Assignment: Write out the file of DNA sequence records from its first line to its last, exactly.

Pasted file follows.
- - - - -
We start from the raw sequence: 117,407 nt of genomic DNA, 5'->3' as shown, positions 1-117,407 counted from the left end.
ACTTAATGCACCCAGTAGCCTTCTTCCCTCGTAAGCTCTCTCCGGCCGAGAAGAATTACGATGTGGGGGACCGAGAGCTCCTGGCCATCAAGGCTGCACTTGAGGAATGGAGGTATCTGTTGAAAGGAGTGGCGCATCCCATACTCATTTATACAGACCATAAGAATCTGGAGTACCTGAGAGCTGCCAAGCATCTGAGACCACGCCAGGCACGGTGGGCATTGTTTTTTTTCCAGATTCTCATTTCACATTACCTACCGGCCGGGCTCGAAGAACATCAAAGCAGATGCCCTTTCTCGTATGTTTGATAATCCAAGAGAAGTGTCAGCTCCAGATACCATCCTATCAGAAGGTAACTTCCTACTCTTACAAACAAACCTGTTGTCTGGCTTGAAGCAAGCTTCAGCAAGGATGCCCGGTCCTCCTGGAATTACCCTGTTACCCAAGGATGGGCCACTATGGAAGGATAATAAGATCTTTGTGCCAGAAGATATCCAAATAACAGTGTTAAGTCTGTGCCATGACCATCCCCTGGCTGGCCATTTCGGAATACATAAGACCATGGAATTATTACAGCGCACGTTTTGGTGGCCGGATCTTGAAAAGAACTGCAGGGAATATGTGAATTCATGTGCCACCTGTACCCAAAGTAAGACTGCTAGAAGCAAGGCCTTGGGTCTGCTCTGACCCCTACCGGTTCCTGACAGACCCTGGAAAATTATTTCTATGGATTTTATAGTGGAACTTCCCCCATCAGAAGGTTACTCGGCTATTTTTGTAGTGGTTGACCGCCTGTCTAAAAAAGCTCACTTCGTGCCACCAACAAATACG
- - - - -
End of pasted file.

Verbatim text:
We start from the raw sequence: 117,407 nt of genomic DNA, 5'->3' as shown, positions 1-117,407 counted from the left end.
ACTTAATGCACCCAGTAGCCTTCTTCCCTCGTAAGCTCTCTCCGGCCGAGAAGAATTACGATGTGGGGGACCGAGAGCTCCTGGCCATCAAGGCTGCACTTGAGGAATGGAGGTATCTGTTGAAAGGAGTGGCGCATCCCATACTCATTTATACAGACCATAAGAATCTGGAGTACCTGAGAGCTGCCAAGCATCTGAGACCACGCCAGGCACGGTGGGCATTGTTTTTTTTCCAGATTCTCATTTCACATTACCTACCGGCCGGGCTCGAAGAACATCAAAGCAGATGCCCTTTCTCGTATGTTTGATAATCCAAGAGAAGTGTCAGCTCCAGATACCATCCTATCAGAAGGTAACTTCCTACTCTTACAAACAAACCTGTTGTCTGGCTTGAAGCAAGCTTCAGCAAGGATGCCCGGTCCTCCTGGAATTACCCTGTTACCCAAGGATGGGCCACTATGGAAGGATAATAAGATCTTTGTGCCAGAAGATATCCAAATAACAGTGTTAAGTCTGTGCCATGACCATCCCCTGGCTGGCCATTTCGGAATACATAAGACCATGGAATTATTACAGCGCACGTTTTGGTGGCCGGATCTTGAAAAGAACTGCAGGGAATATGTGAATTCATGTGCCACCTGTACCCAAAGTAAGACTGCTAGAAGCAAGGCCTTGGGTCTGCTCTGACCCCTACCGGTTCCTGACAGACCCTGGAAAATTATTTCTATGGATTTTATAGTGGAACTTCCCCCATCAGAAGGTTACTCGGCTATTTTTGTAGTGGTTGACCGCCTGTCTAAAAAAGCTCACTTCGTGCCACCAACAAATACG